Next, take a closer look at your competitors’ websites. This is a good opportunity to get some inspiration for your own marketing strategies and website — after all, your competitors must have done a few things right to get those top positions. What sort of web platforms are they using? What is the interface and structure of their sites like? Is there anything you think they’re missing, e.g. is the contact info easy to find, or is the booking system a bit confusing?
Once you’ve conducted your research, you can then set about creating a strategy for your own site, imitating any aspects you think your competitors are doing well and improving on areas where you think they’re lacking. This will allow you to create a site that’s going to rank well and drive sales and bookings.
2. Get a separate site for your diversification project
When you diversify into a new stream of revenue, it often means that you’re going to have to start targeting a whole new audience — probably one that’s very different to your usual agricultural customers. So, it only makes sense for this to be reflected in the design and content of your website.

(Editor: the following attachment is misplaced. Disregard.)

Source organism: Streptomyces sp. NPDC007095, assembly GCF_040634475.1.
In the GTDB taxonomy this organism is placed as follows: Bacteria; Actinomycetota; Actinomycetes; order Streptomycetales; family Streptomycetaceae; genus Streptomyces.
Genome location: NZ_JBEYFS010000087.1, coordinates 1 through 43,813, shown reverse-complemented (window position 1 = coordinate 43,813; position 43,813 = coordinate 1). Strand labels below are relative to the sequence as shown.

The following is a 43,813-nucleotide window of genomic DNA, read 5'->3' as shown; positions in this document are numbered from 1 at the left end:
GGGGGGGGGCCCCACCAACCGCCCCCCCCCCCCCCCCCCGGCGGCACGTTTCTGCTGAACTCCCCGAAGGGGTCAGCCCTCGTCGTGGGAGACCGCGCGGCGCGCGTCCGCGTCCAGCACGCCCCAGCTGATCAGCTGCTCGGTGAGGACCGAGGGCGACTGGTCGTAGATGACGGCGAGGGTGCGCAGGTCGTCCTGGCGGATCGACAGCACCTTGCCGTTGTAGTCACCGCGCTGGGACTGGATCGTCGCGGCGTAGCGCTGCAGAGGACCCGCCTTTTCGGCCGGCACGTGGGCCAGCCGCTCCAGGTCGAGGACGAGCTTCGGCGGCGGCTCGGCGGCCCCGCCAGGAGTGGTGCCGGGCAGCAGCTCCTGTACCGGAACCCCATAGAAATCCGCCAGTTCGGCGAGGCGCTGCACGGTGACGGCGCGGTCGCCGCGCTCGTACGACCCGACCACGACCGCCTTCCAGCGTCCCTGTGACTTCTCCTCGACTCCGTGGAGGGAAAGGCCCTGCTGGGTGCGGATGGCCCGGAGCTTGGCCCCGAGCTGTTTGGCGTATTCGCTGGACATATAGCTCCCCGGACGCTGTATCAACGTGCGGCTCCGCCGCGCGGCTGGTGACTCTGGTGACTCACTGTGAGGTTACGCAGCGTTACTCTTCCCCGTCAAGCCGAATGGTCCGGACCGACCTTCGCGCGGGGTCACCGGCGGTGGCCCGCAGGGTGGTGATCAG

Creating a separate website for your new diversification project will allow you to completely focus on your new target audience. Additionally, it will make the process of optimising your site for search engines much easier, as it will be clearer to Google what the purpose of your site is.
When creating a website for your new project, there are a few key things to bear in mind. If you want your site to perform well on the SERPs, it needs to be:
- Logically structured and easy to navigate. Users should be able to find any information they need as quickly as possible, with clear menus, headers, and footers containing links to key pages, like contact and delivery info.
- Well designed and attractive to look at. Use consistent branding and professional photography.
- Fast to load. People have very little patience when it comes to browsing, and if your site doesn’t load quickly enough, they’ll likely click back onto the SERP and visit a competitor site instead.
- Responsive on mobile. Mobile search accounts for a bigger share of online traffic than ever before, so you want to make sure the mobile version of your site is just as good as your desktop one.